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Have you been using the ISNUMERIC() function of MySQL, MS SQL Server or PostgreSQL and wondered what to use in SAP HANA instead?
If so, this is the blog for you.

Just recently I’ve seen a customer using my old workaround (first published here) and then a few days later the related stackoverflow question got updated.

This topic is not dead

The new answer to the SO discussion took a popular approach to the IS_NUMERIC problem:

If the string can succesfully be converted into a numeric type, then the value is numeric (IS_NUMERIC returns 1 for TRUE), else it’s not (IS_NUMERIC returns 0 for FALSE).
This is a completely feasible approach (and used on other platforms as well, e.g. Oracle or PostgreSQL) and provides a result that allows to make the decision of whether or not the tested value can be turned into a number data type in HANA.

IT DEPENDS, as usual

The problem, or rather the limitation of this approach is, that numeric can mean different things in different circumstances.
Sometimes, one might want to accept ‘123.456,–‘ as numeric. Sometimes “$500.00 –” shoult be OK, and so on.
Checking the T-SQL definition of ISNUMERIC (here and here) shows that there are plenty other options.

This means nothing else that there are alternative approaches for this problem.
One of those alternatives could be to use regular expressions (regex), which have been supported by HANA for quite some time now (since SP10 if I’m not mistaken).
With tools like https://regex101.com/ one can comfortably work out a pattern that matches or doesn’t match the kind of data one is interested in.

It might well be, that in your application the question is not about whether a string or sub-string can pass IS_NUMERIC() but rather something more specific.
The customer that I mentioned earlier, for example, wanted to see if a string looks like an ICD10 code (one character followed by two digits, ‘B13’, ‘A00’, etc.). Snipping out the first character and putting the rest into an IS_NUMERIC() function is not optimal here.

Instead, the regex ‘^\D\d{2}\.’ can be used to capture the whole pattern.

Show me how it’s done

Let’s take a rather simple regex that matches any string that

  • is not a number between 0-9
  • is not a plus (+), minus (-), comma (,) or full stop (.)
  • is not an exponent ‘E’ (as in 1.23E02)

Such a regex is ‘[^0-9\-\.\,\+e]’ (check here) with flags for global, case-insensitive matching.

In SAP HANA SQL we can use this regex in the LOCATE_REGEXPR() function. If it doesn’t find any matching string, then the result is 0, else it will return the location of the first matching character.
Since we are only interested in those cases, where no matches where found, we can easily MAP this output to make up a IS_NUMERIC value:
1 = no unwanted characters found, it’s numeric
0 = unwanted characters found, it’s not numeric

MAP (locate_regexpr(START '[^0-9\-\.\,\+e]' 
                    FLAG 'i' 
                    IN <string to be searched>)
     , 0, 1
     , 0)

So, what’s better now?

Using the “try-the-conversion“-approach can only be done via a procedure or a scalar function. This brings some overhead with it for the function invocation which can be avoided, when using the regex directly in the SQL statement.

As an example, I ran a quick test against 10.000.000 unique values (all tests are done against HANA1 1.00.122 and HANA2 2.00.020).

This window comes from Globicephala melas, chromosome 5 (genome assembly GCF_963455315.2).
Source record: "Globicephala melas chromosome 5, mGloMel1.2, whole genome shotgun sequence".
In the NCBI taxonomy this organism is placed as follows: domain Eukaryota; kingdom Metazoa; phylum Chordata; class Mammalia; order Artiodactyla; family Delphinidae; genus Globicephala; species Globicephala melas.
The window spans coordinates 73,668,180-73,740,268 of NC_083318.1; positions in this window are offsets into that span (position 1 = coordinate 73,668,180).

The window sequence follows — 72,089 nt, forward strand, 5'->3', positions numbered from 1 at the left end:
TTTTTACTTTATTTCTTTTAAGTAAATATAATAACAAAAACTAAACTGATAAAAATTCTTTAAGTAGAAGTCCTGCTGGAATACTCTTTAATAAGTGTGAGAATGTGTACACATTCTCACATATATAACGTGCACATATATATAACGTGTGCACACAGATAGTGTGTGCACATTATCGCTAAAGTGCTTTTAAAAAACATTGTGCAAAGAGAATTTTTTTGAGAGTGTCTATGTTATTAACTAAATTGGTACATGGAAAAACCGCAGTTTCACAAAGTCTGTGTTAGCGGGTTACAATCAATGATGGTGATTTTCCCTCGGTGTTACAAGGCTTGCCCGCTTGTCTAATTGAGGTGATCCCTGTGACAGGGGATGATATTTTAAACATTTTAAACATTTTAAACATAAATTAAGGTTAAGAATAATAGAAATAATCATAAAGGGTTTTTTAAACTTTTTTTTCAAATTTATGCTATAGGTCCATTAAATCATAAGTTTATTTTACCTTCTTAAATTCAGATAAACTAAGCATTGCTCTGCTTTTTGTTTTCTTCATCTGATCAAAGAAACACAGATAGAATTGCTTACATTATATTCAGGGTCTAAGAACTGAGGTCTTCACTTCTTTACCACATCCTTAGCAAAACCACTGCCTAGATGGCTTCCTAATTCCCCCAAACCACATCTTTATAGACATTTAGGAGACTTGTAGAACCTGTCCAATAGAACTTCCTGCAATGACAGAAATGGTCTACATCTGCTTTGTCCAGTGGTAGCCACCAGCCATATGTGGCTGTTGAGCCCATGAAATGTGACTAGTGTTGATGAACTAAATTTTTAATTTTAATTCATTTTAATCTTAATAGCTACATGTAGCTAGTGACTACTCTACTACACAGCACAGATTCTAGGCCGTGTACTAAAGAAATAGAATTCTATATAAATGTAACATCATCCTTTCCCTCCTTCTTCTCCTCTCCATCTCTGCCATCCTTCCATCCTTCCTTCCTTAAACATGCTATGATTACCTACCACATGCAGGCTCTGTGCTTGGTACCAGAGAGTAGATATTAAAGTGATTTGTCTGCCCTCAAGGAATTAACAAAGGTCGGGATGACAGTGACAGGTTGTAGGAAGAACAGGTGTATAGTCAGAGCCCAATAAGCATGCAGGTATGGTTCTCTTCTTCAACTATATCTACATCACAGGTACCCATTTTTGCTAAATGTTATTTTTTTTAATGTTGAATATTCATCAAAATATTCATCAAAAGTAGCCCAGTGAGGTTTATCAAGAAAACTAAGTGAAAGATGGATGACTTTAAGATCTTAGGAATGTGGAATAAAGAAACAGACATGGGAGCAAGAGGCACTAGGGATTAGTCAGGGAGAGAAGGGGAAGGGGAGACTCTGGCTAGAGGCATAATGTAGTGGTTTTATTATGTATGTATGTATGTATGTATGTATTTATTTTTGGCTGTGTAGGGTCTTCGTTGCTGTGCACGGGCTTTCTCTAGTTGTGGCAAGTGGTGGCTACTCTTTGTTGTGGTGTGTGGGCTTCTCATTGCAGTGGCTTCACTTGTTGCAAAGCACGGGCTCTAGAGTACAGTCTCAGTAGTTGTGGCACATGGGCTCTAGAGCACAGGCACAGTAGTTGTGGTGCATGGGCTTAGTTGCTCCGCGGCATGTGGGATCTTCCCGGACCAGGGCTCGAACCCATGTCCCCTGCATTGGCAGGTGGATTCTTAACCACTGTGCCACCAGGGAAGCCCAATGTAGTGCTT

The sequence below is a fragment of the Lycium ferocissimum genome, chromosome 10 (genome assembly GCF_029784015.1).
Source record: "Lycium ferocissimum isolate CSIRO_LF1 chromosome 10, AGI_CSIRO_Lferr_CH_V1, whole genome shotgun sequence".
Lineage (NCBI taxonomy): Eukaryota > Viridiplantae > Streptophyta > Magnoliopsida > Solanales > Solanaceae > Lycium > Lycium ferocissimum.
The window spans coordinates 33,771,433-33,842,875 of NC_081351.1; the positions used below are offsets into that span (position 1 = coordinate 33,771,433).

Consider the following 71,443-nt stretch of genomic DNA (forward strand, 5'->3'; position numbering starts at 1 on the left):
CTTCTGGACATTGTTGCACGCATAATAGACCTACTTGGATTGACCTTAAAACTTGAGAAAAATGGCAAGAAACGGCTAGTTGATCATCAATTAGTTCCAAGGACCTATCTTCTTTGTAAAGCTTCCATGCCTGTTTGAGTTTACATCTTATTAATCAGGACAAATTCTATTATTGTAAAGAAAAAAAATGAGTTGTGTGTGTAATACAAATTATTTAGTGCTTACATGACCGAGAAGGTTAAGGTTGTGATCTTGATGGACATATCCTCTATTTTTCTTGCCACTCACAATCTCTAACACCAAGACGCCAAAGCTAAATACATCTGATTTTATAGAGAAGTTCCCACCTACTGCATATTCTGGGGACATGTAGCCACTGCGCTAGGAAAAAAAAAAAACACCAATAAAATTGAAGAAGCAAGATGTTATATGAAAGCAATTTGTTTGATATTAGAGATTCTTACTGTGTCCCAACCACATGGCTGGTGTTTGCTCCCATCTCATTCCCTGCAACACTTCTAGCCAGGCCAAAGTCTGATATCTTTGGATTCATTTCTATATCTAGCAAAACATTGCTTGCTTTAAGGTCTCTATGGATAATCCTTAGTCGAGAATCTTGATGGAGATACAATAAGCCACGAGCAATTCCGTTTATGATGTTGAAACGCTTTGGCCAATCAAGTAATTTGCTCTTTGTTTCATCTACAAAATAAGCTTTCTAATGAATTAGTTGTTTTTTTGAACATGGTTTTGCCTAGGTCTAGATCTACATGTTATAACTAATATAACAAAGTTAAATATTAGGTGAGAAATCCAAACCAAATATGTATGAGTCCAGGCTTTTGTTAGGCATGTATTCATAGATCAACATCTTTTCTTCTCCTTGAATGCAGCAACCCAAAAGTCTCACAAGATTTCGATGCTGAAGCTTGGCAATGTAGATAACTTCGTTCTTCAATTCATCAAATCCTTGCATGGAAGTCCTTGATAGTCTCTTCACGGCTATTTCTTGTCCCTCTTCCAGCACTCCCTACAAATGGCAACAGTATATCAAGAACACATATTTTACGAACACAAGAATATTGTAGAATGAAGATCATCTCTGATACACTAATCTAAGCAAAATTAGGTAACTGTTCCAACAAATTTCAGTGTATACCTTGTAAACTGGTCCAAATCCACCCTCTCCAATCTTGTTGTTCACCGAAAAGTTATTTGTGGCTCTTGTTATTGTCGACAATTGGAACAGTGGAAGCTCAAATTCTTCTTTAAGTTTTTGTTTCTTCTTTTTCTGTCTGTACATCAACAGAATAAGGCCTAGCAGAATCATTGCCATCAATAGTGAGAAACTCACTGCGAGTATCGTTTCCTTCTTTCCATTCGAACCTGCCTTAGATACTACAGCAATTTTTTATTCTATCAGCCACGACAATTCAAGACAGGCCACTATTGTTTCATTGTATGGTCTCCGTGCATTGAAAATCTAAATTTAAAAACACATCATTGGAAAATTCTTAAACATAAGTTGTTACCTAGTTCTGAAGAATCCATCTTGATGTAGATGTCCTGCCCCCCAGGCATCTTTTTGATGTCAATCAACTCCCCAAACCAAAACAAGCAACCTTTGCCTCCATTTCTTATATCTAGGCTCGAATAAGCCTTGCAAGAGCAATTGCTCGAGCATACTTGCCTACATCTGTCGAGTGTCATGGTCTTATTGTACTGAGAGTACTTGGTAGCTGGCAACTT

Conversion-approach function

select 
       sum("IS_NUMERIC_CONV"(id_char) )
from 
       "DEVDUDE"."DIM10000000"
where 
       "IS_NUMERIC_CONV"(id_char) = 1
   and "IS_NUMERIC_CONV"(id_char) IS NOT NULL;

This ran for roughly 19.5 seconds with 8 CPU cores at 100% usage.
And this is the runtime when all values actually can be converted correctly. With the same number of non-numeric values, the runtime goes up to 2:45 mins.

Regex-approach pure SQL

select 
       SUM (IS_NUM_REGEX)
from 
     (select 
             MAP (locate_regexpr(START '[^0-9\-\.\,\+e]' 
                                 FLAG 'i' 
                                 IN id_char)
                  , 0, 1
                  , 0) IS_NUM_REGEX
       from 
            "DEVDUDE"."DIM10000000")
where 
     IS_NUM_REGEX = 1 
 and IS_NUM_REGEX IS NOT NULL;

This ran for roughly 8.6 seconds with 8 CPU cores at 100% usage. Same runtime for both convertible and non-convertible values, here.

Too good to be true

By now you maybe think: “Gee, that regex thing is a lot faster, but also really ugly code. Let’s put that into a function and have our cake and eat it too!“.

Off we go:

FUNCTION "DEVDUDE"."sandpit::IS_NUMERIC_REGEX" (
                 in stringToCheck nvarchar(5000)) 
         RETURNS isNumeric integer
LANGUAGE SQLSCRIPT
SQL SECURITY INVOKER AS
BEGIN
     isNumeric := MAP (locate_regexpr(START '[^0-9\-\.\,\+e]' 
                                      FLAG 'i' 
                                      IN :stringToCheck)
                       , 0, 1
                       , 0);
END;

A statement using this function takes roughly 30 seconds with 8 CPU cores at 100% usage.

No cake for us!

As long as all our input data is clean, the conversion-function approach works nicely but really becomes expensive, when there are many cases, for which the exception handling needs to be executed. The lesson here is probably that it’s not a great (performance) idea to make exception handling part of your main processing path.

A truly high performing solution would need to be implemented as a native HANA function, so for it needs to be carefully checked what exactly the job of IS_NUMERIC() should be in your application and how many matches/non-matches are expected.

There you go, now you know!

Cheers,

Lars


This blog was first published on LBREDDEMAN.ORG

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